Ask some or all of the questions below in order to help the caregiver give their SOC of how they experience caregiving for an elder with dementia.
- What would be words, phrases or descriptions of dementia that are used in your language?
- What do you think caused the dementia?
- When do you think the dementia started?
- What does dementia do to the elder?
- What do you fear most about dementia?
- What are the main problems caused by dementia?
- What should be done about the dementia?
- Who in the community and family helps you care for the elder with dementia?
- What are good things that your tribal community has or does that helps you adapt?
- What are problems that your tribal community has that hinders your adapting to careing for the elder with dementia?
Listen closely to the answers to each question:
1. Are there certain words or phrases used that will help you communicate with the caregiver?
EXAMPLE: If the phrase “crazy behavior” is used, it may indicate that the caregiver is feeling that the elder’s behavior is stigmatizing. If so, emphasize the organic brain damage that is causing the memory loss and behavioral problems. Also, it may be that the caregiver could benefit from being made aware that other terms can be used that more accurately describe the behavioral symptoms of dementia without resorting to the offensive term, “crazy.” For example, the elder is not crazy, the elder suffers from a brain disease that makes normal memory and thinking “come out wrong.”
2. Do the answers reveal belief that dementia is caused by both biological and forces related to religion?
EXAMPLE: Some families or tribes may believe that when the elder talks to people we don’t see, that the elder is communicating with the “other side.” The medical term of such talk could be “hallucinations.” However, the family may stick with the belief that the elder is actually talking to people on the “other side.” If so, ask the family if it’s disturbing. If it isn’t, honor it by accepting their “way.” Take it as an opportunity to learn part of another cultural way of life, or let it reinforce your way if it happens to be the same. Such an interpretation may be less negative and stigmatizing than “hallucinations.”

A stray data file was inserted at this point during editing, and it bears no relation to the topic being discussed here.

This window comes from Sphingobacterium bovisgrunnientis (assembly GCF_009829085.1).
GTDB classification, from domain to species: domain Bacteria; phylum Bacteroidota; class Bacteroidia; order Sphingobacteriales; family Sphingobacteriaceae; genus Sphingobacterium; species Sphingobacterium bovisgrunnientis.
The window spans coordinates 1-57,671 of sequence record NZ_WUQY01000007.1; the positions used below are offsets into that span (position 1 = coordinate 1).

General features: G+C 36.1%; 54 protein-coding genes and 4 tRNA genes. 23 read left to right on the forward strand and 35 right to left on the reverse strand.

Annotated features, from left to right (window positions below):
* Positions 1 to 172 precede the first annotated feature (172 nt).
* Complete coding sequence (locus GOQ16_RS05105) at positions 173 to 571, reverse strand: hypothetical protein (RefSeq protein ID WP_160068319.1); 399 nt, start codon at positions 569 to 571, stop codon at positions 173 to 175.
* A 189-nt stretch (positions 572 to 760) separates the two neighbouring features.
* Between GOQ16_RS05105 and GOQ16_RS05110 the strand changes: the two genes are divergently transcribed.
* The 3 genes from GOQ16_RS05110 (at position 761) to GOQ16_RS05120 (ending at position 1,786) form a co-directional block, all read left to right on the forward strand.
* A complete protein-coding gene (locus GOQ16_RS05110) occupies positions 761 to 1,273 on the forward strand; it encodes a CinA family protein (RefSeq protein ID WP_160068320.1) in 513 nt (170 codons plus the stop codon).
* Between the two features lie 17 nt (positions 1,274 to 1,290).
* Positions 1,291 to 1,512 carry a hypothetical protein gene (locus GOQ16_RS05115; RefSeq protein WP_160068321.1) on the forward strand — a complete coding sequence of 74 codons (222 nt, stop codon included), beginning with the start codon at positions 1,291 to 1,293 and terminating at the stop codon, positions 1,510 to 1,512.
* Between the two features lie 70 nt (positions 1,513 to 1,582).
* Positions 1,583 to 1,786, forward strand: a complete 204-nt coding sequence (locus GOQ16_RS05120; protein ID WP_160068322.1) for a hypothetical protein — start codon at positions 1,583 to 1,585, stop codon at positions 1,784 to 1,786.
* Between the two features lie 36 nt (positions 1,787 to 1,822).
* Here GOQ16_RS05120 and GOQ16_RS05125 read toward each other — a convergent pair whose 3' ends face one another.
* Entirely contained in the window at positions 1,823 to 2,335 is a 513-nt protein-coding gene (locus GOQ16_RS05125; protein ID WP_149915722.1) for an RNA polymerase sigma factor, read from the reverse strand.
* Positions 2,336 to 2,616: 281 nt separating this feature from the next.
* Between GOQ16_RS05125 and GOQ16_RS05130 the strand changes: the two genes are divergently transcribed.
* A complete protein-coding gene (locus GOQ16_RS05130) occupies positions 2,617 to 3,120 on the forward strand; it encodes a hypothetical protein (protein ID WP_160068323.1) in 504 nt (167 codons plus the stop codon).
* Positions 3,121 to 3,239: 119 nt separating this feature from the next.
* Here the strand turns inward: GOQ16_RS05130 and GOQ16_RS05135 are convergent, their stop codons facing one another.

3. Are there indications that the caregiver has a set of helpers in place, either from family only or from family and community?
EXAMPLE: As caregivers “tell their story” in response to the questions above, they may naturally speak about their caregiving in ways that reveals the presence and help from other family members. If not, that could be information for you that this particular caregiver should be encouraged to pay close attention to the topic of “family” mentioned throughout the course.
4. Do any of the answers suggest that the caregiver will have trouble adapting to caregiving?
EXAMPLE: As the caregiver responds to your questions, notice if there are signs in their voice tones, facial expressions, or actual statements that suggest feeling depressed, “down,” or burned-out. Compassionate responses from you could include an empathetic response, such as, “It seems that you might not be feeling very good. I’m sorry to learn that. The training that we will do together can help the caregiving tasks become a more positive experience.”
NOTE: The Savvy program is not a support group or counseling program! It is a class on caregiving techniques that can make caregiving more beneficial to the “patient” and assist the caregiver in coping due to learning more about the disease and how to manage it. But, it is always appropriate for you to be empathetic and compassionate to caregivers who talk about emotional problems. If a caregiver appears to have difficulties adapting to caregiving that are persistent and interfere with daily life, then that caregiver should be made aware of professional resources in the community.
Help the caregiver understand the disease and how to adapt to caregiving in a compassionate way that honors their beliefs and yours.
EXAMPLE: You are not expected to “correct” cultural beliefs that are different currently accepted medical notions about dementia. As caregivers tell their story in response to your questions, you may hear cultural beliefs about what causes dementia or how to treat it. You may realize that their belief would be considered wrong by current medical views. Rather than tell the caregiver that they are “wrong,” you can respectfully learn the fullness of what the caregiver believes. Then, you can offer the medical viewpoint as an additional way to understand what causes dementia. In this way, no one has to give up their cherished beliefs, but can still have their understanding expanded.